Soil Test Kits for a Greener Yard and Garden

soil test kits for green yard and gardenIf your plants are not performing well or you have just moved in or are planning a new vegetable plot, performing a soil test is a great idea. A soil test can identify pH, the amount of essential nutrients in your soil, and which amendments need to be added for plant health.

Note: If you live in an urban location, it is also wise to test for lead, a common soil contaminant.

Soil tests come in a few varieties, varying in overall expense, complexity, and how long it takes to the get results. Below is a list of the various types of soil test kits and the reports they provide. You should consider the degree of soil analysis you require and weigh that against the cost of the soil test kit.

  • The Hardware Store Kit: These tests typically rely on test tubes and litmus paper or electronic probes and other gadgets. They usually measure at least pH, but some also read nutrient levels. Expect to spend between $10 and $35 for these. These tests are a bit vague compared to a professional lab report, as they do not prescribe exactly how much fertilizer or lime will remedy the situation.
  • The Professional Analysis: Professional labs offer this option through state university extension services or private companies. They require carefully following directions for digging several soil samples and mailing them to a lab. These tests cost $5 and up, depending on how many types are ordered. Usually, it takes a couple of weeks to receive the results: reports with extensive data and recommendations. Most labs offer tests tailored to the needs of specific kinds of plants, such as flowers, vegetables or grapes.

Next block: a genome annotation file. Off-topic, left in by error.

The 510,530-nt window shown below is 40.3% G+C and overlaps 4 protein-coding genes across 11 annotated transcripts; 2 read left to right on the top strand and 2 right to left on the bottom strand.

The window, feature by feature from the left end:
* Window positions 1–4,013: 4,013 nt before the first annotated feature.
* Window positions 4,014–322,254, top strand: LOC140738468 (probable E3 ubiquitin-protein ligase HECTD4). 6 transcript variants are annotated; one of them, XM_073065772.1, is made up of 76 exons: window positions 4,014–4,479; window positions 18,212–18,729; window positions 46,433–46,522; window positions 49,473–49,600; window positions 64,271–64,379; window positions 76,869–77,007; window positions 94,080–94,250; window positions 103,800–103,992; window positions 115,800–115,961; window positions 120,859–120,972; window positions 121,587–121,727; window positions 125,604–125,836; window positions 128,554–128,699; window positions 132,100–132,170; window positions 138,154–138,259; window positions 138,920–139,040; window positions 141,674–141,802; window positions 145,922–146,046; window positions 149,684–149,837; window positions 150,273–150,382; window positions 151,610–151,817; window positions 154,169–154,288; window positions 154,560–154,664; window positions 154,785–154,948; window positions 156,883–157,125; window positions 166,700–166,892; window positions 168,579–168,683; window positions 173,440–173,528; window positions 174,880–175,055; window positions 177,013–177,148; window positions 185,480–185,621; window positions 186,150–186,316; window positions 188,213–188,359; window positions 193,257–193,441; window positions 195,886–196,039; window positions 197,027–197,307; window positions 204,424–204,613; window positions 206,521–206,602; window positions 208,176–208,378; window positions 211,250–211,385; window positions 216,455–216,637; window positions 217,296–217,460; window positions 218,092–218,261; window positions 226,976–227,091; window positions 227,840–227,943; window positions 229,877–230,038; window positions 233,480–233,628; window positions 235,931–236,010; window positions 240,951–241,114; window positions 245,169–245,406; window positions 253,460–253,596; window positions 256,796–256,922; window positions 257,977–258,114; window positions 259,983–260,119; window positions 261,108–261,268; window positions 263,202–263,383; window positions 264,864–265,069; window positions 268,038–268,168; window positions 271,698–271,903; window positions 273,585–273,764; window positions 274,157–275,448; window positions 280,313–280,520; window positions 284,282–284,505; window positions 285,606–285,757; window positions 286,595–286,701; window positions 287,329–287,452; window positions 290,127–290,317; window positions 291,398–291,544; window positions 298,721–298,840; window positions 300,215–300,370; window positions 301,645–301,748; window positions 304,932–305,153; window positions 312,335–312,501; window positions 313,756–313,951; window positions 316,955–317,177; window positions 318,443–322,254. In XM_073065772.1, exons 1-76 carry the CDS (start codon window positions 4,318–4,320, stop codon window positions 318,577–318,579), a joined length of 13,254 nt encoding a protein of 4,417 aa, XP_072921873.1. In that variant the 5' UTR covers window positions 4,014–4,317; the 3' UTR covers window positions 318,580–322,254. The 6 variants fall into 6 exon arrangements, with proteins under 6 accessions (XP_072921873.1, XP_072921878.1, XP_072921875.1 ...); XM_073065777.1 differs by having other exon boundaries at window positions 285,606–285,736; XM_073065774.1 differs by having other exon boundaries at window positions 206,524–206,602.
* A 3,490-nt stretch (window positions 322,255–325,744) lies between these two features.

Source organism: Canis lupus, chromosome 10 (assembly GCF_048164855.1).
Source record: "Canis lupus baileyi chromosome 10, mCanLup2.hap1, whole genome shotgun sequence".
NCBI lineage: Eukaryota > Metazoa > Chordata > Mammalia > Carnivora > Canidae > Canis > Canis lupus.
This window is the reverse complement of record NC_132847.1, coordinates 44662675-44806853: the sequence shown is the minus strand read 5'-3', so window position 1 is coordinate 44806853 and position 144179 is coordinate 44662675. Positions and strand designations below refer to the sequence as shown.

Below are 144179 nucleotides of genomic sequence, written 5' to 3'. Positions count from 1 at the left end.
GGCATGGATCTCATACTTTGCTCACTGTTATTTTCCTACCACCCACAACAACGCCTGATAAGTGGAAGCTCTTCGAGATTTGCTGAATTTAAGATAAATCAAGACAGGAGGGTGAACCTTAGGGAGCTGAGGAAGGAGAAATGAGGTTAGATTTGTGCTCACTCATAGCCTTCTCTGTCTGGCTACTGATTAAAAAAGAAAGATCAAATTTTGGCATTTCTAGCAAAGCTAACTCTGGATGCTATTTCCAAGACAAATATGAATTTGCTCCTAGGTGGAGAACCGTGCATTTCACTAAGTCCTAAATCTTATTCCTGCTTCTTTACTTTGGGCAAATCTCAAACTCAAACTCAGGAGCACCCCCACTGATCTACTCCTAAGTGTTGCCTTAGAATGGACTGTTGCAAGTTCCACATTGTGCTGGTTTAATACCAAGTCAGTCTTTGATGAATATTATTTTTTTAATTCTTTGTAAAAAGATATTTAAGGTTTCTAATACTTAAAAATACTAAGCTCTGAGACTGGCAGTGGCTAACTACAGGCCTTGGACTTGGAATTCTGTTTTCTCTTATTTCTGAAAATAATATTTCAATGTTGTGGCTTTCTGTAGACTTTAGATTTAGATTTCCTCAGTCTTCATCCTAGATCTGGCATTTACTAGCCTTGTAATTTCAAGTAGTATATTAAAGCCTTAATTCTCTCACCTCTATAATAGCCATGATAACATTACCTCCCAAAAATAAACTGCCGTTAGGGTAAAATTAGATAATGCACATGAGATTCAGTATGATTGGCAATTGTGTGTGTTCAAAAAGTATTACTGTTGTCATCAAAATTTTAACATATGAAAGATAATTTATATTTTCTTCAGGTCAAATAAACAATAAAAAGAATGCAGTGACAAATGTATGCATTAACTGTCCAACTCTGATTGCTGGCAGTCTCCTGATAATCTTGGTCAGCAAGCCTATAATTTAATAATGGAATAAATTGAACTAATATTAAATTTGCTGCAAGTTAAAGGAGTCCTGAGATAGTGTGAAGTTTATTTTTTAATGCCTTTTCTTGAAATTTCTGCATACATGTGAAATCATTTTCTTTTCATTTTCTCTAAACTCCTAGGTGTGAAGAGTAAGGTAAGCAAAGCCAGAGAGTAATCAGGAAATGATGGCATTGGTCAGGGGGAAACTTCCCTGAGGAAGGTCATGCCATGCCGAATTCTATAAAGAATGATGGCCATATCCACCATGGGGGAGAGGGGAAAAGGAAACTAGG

• The DIY Approach: This test is your visual analysis of what is growing in your yard, or what is missing. The preferred growing conditions of happy perennials are indicators of soil composition. Native plants and weeds, or their absence, also shed some light on the pH, moisture, and nutrients found in your yard.

Soil test kit reports

The main nutrients appearing in a typical soil test report are nitrogen (N), phosphorus (P), and potassium (K). Reports might also give readings for micro-nutrients such as magnesium, copper and iron. You’ll often see fertilizer with “N, P, K” listed on the bag specifying the levels of each nutrient. For example: 10-10-10 is ten percent nitrogen, ten percent phosphorus and ten percent potassium. The remaining 70 percent is filler.

The lab reports you receive back from soil testing kits will reveal what application rate is needed in pounds of fertilizer per acre, and often per 1000 square foot plot. It’s unusual for micro-nutrients to require adjustment.

soil test kit report

soil test kit report for lead content

Don't overlook soil pH

Although fertilizers feed plants, plants do not get the full benefit if the soil pH is off. This is a measure of soil acidity or alkalinity. A soil test will help to determine if an amendment of lime (to make the soil more alkaline) is needed. Most soil tests provide a chart with application rates for lime if it’s needed, but be aware that this is not a quick fix and most university extension services suggest soil testing every year.

If you would like to order a laboratory soil test a list of private and university soil test labs in states surrounding the DC metro area can be found on the University of Maryland Extension website.

Back to Blog List